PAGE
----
Lancers take on World Scholar’s Cup


by Kasal Smaha, Reporter

On February 27 and 28, a diverse team of students will travel to Washington, D.C. to compete in the international World Scholar’s Cup at the British School of Washington.

The local team, guided by experienced coach and social studies teacher Seth Roberts, includes Brendan McCann, James Ensor, Garrett Wiehler, Samantha Buckman, Dalton Monague, Hugh Norko, Richard Zhang, Kasal Smaha, Emily Barbagallo, Burke Roberts, Maleeha Coleburn, and Laura Glawe. These students are broken into four teams of three for the purposes of preparing for and attending the championship.

“I joined the World Scholar’s team because I like to learn about how things apply to the real world and interact with other people that like to do the same,” said junior Garrett Wiehler.

Each year, the international World Scholar’s Cup board decides a different general topic. The topic is intentionally expansive, so as to specifically to invoke the interest of the participants and set the stage for a wide variety of ideas. It also heavily influences the five subject areas of the competition. The five subject areas─history, literature, science, social studies, art, and a “wild-card” contextual interest area─allow for teens with a broad range of differing interests to find a strong suit in the competition.

This year’s topic is “An Imperfect World,” which sets an almost cynical tone. For example, the art category is titled “Flawed Visions, Broken Sounds,” whereas the social studies area is given the moniker “When States Falter.”

Team members have been training weekly for the Washington, D.C. Regional Round, devotedly honing and polishing their argumentation and essay-writing skills. These activities help the team to prepare for two of the four different sections of the event: the Team Debate and the Competitive Essay Writing competition, respectively. These contests, along with the Jeopardy-style Scholar’s Bowl and the multiple-choice Scholar’s Challenge, form the core of a World Scholar’s round.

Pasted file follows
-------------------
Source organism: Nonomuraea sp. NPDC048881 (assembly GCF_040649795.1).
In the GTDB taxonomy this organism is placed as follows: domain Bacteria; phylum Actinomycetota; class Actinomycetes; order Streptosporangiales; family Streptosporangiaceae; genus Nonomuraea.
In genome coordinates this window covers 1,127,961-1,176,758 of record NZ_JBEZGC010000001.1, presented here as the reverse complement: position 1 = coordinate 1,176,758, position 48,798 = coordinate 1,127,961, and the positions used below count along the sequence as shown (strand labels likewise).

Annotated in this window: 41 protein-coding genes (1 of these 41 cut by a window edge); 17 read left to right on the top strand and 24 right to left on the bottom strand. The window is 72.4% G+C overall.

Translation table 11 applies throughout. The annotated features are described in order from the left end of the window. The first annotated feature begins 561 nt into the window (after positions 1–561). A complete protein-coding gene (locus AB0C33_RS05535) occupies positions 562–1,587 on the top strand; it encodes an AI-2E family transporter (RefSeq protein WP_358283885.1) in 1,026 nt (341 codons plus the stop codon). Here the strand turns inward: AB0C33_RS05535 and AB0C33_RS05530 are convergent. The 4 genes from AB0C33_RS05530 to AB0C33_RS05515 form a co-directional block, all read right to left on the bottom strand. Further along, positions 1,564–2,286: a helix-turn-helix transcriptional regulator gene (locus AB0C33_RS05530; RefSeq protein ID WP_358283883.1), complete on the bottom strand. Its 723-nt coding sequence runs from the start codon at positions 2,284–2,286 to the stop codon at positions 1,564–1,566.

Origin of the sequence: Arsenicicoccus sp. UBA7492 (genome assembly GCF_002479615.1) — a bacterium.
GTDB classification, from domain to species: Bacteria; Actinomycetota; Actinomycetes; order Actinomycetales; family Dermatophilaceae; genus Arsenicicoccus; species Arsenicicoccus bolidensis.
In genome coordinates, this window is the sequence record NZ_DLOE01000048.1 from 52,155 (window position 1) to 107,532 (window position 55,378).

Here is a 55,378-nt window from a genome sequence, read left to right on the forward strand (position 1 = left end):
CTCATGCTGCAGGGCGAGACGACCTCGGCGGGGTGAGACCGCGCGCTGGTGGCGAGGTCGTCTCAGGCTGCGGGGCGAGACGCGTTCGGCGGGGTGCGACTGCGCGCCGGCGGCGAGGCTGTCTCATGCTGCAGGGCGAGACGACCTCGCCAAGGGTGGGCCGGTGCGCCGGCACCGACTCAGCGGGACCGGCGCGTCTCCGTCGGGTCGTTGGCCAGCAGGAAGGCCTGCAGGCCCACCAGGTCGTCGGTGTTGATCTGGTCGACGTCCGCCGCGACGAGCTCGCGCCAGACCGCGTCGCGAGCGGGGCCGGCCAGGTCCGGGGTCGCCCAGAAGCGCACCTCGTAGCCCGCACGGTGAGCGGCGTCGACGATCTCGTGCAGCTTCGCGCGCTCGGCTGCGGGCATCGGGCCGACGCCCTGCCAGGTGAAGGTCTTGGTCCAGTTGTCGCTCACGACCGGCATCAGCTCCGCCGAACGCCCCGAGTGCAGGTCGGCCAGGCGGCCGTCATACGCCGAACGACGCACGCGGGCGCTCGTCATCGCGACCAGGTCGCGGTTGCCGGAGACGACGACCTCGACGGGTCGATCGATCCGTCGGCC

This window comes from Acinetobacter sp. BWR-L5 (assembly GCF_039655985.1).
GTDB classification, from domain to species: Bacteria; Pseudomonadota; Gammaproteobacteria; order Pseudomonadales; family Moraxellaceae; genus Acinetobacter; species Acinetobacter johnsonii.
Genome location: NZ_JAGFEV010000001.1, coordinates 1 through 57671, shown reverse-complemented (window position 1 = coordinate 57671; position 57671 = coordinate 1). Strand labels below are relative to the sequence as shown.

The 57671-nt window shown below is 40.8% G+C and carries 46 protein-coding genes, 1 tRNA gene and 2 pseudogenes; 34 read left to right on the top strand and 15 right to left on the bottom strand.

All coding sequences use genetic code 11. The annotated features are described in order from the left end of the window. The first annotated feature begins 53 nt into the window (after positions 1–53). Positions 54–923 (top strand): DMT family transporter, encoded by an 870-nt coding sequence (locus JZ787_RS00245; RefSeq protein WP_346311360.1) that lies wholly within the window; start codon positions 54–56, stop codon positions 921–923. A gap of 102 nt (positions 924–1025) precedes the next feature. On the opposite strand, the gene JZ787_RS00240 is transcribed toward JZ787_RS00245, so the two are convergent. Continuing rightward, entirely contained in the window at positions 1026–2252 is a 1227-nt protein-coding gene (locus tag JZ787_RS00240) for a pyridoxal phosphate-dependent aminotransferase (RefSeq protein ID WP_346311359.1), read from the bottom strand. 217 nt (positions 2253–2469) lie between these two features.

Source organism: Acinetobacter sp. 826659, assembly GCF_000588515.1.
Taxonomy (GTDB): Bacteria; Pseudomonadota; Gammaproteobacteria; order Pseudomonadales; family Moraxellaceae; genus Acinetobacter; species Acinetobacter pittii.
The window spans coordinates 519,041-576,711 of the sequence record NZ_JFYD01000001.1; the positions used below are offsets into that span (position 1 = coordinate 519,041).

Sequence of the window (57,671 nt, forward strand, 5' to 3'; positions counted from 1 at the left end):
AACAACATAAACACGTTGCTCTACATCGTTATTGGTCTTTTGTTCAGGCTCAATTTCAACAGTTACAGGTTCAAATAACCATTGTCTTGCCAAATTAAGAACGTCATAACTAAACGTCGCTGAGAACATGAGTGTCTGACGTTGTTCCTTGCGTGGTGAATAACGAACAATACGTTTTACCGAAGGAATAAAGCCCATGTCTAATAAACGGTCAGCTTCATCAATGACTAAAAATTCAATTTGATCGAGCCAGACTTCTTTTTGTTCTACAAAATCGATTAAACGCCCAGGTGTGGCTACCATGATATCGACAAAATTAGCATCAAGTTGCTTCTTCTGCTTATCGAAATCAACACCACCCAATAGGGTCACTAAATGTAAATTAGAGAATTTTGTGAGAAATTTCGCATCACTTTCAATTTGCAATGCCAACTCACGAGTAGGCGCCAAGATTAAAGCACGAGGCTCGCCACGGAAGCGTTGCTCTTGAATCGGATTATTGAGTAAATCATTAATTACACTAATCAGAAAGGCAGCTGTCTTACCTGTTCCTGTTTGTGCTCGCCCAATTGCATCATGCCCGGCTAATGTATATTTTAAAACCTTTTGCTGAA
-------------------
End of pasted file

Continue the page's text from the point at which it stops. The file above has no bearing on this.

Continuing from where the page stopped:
“The best way to prepare for the World Scholar’s Cup is to go through the list of given topics and try and tie each one back to the topic,” Burke Roberts, team member and senior at Tuscarora High School, said. “I try to find out the symbolism behind each topic.”

The World Scholar’s Cup was founded in 2007 by Daniel Berdichevsky as a celebration of education and the use of knowledge. Its first competition was held in Guanju, South Korea, but is now held in cities around the world, including locales such as Jakarta, Johannesburg, Hong Kong, Rio de Janiero, and Prague. This season’s final round will take place in Bangkok, Thailand, in late June.

Those teams that place well at the Bangkok Global Round will take part in a post-season competition known as the Tournament of Champions, held at Yale University. This past year, two Linganore teams attended the prestigious event, where senior Maleeha Coleburn placed 7th in the Cooperative Essay Writing event.